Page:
Government has expressed its commitment to continue engaging the Government Hospitals and Pharmacists Association (GHOSPA), and all labour unions in the health sector to arrive at a mutually negotiated and acceptable conditions of service.
The Deputy Minister for Health, Dr. Victor Asare Bampoe, said this was in line with government’s vision to ensuring universal health coverage for every citizen in all parts of the country.
He was speaking at the opening of the 2015 Annual General Conference of the Pharmaceutical Society of Ghana (PSH) in Accra yesterday.
The three-day conference, which was attended by more than 2,000 pharmacists across the country, was on the theme, “Universal health coverage: achieving assess and responsible use of medicines”.
It is expected to pave way for the pharmacist to assess their performance in the past year as well as deliberate on and address issues confronting their sector.
The conference would at the end elect new executives to steer the affairs of the PSH for the next two years.
Commenting on the theme of the conference, Dr. Bampoe said it was time to boost the health sector to have the capacity to detect adverse health conditions early, treat diseases and provide patients with rehabilitation services.
“There must be access to essential medicines and technologies to diagnose and treat the majority of medical problems in our country and this requires a highly functional supply chain system that must ensure that medical supplies are available when and where needed,” he said.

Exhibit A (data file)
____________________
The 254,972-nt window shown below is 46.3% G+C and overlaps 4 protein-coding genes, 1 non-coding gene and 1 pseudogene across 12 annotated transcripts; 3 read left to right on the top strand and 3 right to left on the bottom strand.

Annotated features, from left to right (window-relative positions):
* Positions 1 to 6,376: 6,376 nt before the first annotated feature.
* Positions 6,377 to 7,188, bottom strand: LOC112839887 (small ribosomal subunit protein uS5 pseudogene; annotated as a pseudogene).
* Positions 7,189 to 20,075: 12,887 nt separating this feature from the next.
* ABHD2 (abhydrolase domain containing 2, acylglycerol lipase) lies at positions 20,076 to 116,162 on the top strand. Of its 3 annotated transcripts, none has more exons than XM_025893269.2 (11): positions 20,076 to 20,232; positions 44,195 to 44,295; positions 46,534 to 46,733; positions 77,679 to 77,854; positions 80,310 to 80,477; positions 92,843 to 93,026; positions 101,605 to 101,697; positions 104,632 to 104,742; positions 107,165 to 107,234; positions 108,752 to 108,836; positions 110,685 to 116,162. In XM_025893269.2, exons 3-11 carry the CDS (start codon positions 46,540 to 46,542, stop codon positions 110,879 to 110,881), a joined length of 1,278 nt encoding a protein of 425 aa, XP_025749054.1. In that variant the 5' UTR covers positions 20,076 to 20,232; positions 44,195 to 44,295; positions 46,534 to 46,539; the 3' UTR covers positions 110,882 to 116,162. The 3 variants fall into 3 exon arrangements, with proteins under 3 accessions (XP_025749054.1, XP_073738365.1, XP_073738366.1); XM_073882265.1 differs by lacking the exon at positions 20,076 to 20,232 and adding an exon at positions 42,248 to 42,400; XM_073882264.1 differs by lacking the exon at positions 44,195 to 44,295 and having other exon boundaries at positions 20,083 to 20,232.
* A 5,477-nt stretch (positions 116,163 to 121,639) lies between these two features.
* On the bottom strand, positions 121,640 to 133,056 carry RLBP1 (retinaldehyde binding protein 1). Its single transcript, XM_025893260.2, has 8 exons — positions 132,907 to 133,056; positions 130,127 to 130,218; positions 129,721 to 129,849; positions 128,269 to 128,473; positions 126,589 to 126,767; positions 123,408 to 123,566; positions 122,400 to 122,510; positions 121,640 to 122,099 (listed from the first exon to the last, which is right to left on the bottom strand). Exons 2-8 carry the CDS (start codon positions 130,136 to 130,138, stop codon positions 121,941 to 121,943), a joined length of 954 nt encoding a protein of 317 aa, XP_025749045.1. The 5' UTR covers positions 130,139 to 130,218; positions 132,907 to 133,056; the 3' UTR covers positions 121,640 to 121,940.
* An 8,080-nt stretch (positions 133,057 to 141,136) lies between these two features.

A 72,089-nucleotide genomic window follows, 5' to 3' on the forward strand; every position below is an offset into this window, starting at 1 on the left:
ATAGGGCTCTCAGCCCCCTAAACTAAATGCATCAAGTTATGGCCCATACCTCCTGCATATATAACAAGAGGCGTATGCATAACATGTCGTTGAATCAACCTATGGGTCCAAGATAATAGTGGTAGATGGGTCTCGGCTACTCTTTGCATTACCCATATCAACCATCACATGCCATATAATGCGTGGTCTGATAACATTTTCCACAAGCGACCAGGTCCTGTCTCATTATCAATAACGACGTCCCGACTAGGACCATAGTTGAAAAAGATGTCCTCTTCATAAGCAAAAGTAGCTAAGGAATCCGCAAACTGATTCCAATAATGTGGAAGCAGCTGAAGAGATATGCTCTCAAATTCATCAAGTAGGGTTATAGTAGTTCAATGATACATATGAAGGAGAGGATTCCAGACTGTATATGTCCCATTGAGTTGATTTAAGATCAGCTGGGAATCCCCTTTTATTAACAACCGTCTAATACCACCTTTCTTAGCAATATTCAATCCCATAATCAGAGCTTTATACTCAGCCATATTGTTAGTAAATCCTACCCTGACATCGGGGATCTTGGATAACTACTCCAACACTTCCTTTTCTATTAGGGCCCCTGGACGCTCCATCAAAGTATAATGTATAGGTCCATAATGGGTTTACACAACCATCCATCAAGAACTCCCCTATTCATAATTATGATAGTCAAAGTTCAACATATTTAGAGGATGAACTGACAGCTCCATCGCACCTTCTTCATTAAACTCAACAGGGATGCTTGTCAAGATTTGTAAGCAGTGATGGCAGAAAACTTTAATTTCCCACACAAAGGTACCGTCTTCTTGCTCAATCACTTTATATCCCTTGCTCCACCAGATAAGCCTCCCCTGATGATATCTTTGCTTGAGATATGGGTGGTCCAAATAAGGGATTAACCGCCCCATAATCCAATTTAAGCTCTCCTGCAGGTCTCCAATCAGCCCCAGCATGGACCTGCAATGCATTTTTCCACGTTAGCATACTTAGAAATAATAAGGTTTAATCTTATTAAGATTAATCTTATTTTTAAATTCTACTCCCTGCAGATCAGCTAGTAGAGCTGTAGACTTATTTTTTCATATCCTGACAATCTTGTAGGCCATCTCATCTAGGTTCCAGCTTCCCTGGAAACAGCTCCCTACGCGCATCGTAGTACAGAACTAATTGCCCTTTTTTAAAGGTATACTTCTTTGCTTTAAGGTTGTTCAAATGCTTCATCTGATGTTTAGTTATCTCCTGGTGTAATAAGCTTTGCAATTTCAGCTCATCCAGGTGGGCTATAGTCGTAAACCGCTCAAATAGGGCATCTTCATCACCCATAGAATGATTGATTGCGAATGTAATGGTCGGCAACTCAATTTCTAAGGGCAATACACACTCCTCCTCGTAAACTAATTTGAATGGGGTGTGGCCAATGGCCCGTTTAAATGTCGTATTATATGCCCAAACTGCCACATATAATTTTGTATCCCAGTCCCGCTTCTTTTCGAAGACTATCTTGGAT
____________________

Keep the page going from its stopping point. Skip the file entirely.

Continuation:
The deputy minister entreated pharmacists to ensure that people can access medicines and relevant advice about medicines easily.
He suggested that pharmacists empower patients by engaging them in dialogue to enable them to be more compliant in taking medications.
“Information given about drugs is oftentimes inaccurate and incomplete, hence the need for pharmacists to help their clients to become adequately informed through counseling on disease prevention and lifestyle modification,” he said.
Dr. Bampoe asked health workers to accept postings to districts and sub-districts, and endeavour to educate the public on sanitation, nutrition and good eating habits.
Pharmacist James Ohemeng Kyei, out-going president of the PSG, asked government to include pharmacists on the technical committees formed to review the National health Insurance Scheme (NHIS), because medicines form about 52 per cent of the NHIS claims.
The PSG founded in December 1935 by the late Pharmacist William Ayiah Hanson, would be 80 years on December 19, this year.
The society has since its establishment served as the mother body for all pharmacists across the country.
By Linda Naa Deide Aryeetey